Common Types of Osteoarthritis Treatment
Osteoarthritis (OA) is a chronic, often painful joint condition for which there is currently no cure. Yet, people with this condition can still find relief through personalized symptom management. By addressing issues like stiffness, swelling, and discomfort, practitioners can help patients improve their quality of life. Discover some of the most common treatment options and how they could help you below.
Anti-inflammatory and pain medications are well-known treatments for osteoarthritis. They’re usually prescribed or recommended by a doctor for managing joint pain and swelling caused by inflammation. In addition to pills, anti-inflammatories are available as injections and creams. Depending on your condition’s progression and pain levels, you may also be prescribed nonsteroidal anti-inflammatories (NSAIDs), hyaluronic acid, corticosteroids, or analgesics.
- NSAIDs: Celecoxib, ibuprofen, aspirin and naproxen are NSAIDs commonly prescribed to treat OA pain and inflammation. However, long term use of anti-inflammatory medication can contribute to joint arthritis.
- Hyaluronic Acid: This is a naturally occurring acid found in the joints that acts as a lubricant and shock absorber. Unfortunately, osteoarthritis breaks this acid down, leaving the joints without any cushion or lubrication. To remedy this, the joints can be injected with hyaluronic acid. It is also available as an over the counter supplement in capsule form.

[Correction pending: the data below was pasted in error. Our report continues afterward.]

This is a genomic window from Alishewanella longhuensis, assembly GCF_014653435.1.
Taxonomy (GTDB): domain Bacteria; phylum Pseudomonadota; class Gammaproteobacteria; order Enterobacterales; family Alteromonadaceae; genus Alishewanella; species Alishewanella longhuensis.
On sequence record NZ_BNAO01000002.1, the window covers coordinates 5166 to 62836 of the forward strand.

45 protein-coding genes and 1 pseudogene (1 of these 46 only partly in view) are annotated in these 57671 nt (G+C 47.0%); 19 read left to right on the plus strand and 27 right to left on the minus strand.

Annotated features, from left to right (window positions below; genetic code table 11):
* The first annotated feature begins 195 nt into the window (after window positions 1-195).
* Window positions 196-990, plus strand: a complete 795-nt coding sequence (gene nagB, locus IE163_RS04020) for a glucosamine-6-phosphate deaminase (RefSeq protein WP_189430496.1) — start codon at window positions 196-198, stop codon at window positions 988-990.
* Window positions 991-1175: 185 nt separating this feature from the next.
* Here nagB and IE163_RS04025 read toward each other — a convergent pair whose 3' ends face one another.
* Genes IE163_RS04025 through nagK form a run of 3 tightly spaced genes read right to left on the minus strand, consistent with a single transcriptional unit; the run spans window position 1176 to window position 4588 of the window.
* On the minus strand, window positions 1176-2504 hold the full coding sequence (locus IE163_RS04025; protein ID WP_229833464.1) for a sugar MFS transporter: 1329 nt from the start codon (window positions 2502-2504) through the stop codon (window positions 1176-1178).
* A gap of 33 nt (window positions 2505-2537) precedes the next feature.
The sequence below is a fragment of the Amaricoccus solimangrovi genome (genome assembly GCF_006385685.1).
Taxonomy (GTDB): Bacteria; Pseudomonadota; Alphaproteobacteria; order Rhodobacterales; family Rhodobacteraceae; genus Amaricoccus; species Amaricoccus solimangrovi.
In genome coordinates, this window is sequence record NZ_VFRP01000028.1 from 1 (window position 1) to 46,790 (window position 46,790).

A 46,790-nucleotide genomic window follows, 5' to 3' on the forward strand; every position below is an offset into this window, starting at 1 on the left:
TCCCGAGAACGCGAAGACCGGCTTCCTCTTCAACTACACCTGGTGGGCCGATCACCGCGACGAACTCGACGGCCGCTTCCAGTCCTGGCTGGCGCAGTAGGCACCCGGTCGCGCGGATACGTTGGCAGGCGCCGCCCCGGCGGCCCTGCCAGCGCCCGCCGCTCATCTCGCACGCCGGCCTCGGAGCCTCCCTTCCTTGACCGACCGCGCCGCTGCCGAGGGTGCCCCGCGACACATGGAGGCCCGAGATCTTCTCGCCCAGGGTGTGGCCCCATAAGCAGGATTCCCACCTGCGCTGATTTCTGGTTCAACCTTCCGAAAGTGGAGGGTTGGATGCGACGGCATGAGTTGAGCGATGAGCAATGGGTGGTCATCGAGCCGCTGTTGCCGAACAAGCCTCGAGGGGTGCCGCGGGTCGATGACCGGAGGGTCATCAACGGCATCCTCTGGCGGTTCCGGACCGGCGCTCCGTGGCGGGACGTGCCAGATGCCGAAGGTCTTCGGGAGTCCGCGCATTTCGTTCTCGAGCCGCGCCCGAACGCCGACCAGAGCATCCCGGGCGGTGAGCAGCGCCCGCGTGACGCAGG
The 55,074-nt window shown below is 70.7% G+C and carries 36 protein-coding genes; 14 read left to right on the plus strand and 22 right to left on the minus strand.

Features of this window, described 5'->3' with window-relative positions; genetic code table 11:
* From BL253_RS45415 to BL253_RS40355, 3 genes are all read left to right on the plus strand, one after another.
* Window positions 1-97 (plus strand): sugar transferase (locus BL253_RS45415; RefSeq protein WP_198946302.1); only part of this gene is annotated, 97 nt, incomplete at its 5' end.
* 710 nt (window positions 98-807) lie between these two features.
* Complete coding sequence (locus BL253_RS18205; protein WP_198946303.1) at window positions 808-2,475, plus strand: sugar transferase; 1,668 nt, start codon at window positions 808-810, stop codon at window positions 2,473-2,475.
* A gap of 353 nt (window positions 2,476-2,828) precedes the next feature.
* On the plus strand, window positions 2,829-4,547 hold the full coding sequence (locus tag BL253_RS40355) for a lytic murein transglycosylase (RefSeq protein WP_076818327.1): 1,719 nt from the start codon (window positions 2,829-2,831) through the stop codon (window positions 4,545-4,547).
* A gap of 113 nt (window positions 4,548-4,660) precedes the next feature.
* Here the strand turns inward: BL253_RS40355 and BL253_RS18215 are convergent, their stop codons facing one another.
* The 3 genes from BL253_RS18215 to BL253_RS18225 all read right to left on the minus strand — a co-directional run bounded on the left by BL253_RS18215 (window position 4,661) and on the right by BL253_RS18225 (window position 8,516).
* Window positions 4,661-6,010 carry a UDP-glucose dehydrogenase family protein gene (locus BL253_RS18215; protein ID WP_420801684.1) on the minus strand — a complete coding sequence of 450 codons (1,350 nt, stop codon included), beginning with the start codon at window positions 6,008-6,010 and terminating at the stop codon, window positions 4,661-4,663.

- Corticosteroids: Corticosteroids are perhaps the most powerful osteoarthritis treatment and may be injected by your physician or taken orally.
- Analgesics: Opioids (narcotics), atypical opioids, and acetaminophen are pain relievers which may be prescribed or recommended instead of NSAIDs.
Regular Exercise and Weight Management
Exercise and weight management are natural osteoarthritis treatments and are vital components of managing pain associated with the disease. Although it seems counterintuitive to exercise when you’re in pain, physical activity can reduce discomfort. Moreover, simply walking can help you lose weight or maintain a healthy weight, another major component of managing osteoarthritis. Excess weight puts stress on the knees, back, feet and hips, thereby worsening the symptoms of osteoarthritis. Walking also keeps the joints moving and lubricated, reducing inflammation and stiffness.
Additionally, range-of-motion exercises guided by a physical therapist can be used to reduce stiffness. Improving the range of motion in your weight bearing joints helps stimulate the synovial fluid to lubricate the cartilage, improve its ability to protect the underlying bone and reduce pain.
Strength exercises may also be used to build muscles that are more resistant to pain. Finally, tai chi and yoga gently stretch joints, making them more flexible, which reduces pain and stiffness.
Alternative treatments and physical therapy are often used to improve joint flexibility and reduce swelling and pain. For instance, acupuncture, acupressure, intramuscular stimulation, and massage can alleviate discomfort levels. Hydrotherapy, massage, and physical and occupational therapy are often used to improve joint flexibility and reduce pain as well. These treatments may also include the use of assistive devices and hot/cold therapies. Finally, physiotherapy and regenerative photonic therapy are used to heal joint cells and tissues and reduce pain and inflammation.
If you have questions about osteoarthritis and would like to discover the many ways that physical therapy can benefit you, please contact us.